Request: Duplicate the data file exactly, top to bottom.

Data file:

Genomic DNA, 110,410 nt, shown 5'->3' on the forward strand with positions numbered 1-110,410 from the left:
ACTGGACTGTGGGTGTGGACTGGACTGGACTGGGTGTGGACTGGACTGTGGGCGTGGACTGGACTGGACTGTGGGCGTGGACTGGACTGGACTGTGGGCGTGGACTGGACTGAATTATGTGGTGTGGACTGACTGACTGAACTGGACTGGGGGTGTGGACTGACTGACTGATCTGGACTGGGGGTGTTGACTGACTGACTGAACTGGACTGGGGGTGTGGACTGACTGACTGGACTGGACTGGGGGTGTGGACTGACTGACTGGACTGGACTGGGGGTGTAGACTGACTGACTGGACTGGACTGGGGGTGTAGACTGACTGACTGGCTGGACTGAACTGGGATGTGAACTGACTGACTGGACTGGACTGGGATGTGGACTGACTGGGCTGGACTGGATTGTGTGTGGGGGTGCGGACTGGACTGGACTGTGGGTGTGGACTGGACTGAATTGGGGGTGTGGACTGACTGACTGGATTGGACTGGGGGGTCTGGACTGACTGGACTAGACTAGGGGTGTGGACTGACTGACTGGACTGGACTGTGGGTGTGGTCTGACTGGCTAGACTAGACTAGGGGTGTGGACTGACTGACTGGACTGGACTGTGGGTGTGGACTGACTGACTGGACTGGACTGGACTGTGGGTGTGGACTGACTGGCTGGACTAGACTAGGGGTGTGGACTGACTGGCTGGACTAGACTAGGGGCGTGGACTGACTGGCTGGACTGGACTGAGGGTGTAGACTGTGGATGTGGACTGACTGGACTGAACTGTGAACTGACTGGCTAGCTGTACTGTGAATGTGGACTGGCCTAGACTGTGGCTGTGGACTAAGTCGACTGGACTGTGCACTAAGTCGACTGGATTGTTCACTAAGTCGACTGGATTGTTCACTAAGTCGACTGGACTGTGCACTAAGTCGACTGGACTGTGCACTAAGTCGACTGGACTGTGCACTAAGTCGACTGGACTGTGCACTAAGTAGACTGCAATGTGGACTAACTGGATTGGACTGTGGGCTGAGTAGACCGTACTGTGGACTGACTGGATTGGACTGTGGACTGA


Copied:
Genomic DNA, 110,410 nt, shown 5'->3' on the forward strand with positions numbered 1-110,410 from the left:
ACTGGACTGTGGGTGTGGACTGGACTGGACTGGGTGTGGACTGGACTGTGGGCGTGGACTGGACTGGACTGTGGGCGTGGACTGGACTGGACTGTGGGCGTGGACTGGACTGAATTATGTGGTGTGGACTGACTGACTGAACTGGACTGGGGGTGTGGACTGACTGACTGATCTGGACTGGGGGTGTTGACTGACTGACTGAACTGGACTGGGGGTGTGGACTGACTGACTGGACTGGACTGGGGGTGTGGACTGACTGACTGGACTGGACTGGGGGTGTAGACTGACTGACTGGACTGGACTGGGGGTGTAGACTGACTGACTGGCTGGACTGAACTGGGATGTGAACTGACTGACTGGACTGGACTGGGATGTGGACTGACTGGGCTGGACTGGATTGTGTGTGGGGGTGCGGACTGGACTGGACTGTGGGTGTGGACTGGACTGAATTGGGGGTGTGGACTGACTGACTGGATTGGACTGGGGGGTCTGGACTGACTGGACTAGACTAGGGGTGTGGACTGACTGACTGGACTGGACTGTGGGTGTGGTCTGACTGGCTAGACTAGACTAGGGGTGTGGACTGACTGACTGGACTGGACTGTGGGTGTGGACTGACTGACTGGACTGGACTGGACTGTGGGTGTGGACTGACTGGCTGGACTAGACTAGGGGTGTGGACTGACTGGCTGGACTAGACTAGGGGCGTGGACTGACTGGCTGGACTGGACTGAGGGTGTAGACTGTGGATGTGGACTGACTGGACTGAACTGTGAACTGACTGGCTAGCTGTACTGTGAATGTGGACTGGCCTAGACTGTGGCTGTGGACTAAGTCGACTGGACTGTGCACTAAGTCGACTGGATTGTTCACTAAGTCGACTGGATTGTTCACTAAGTCGACTGGACTGTGCACTAAGTCGACTGGACTGTGCACTAAGTCGACTGGACTGTGCACTAAGTCGACTGGACTGTGCACTAAGTAGACTGCAATGTGGACTAACTGGATTGGACTGTGGGCTGAGTAGACCGTACTGTGGACTGACTGGATTGGACTGTGGACTGA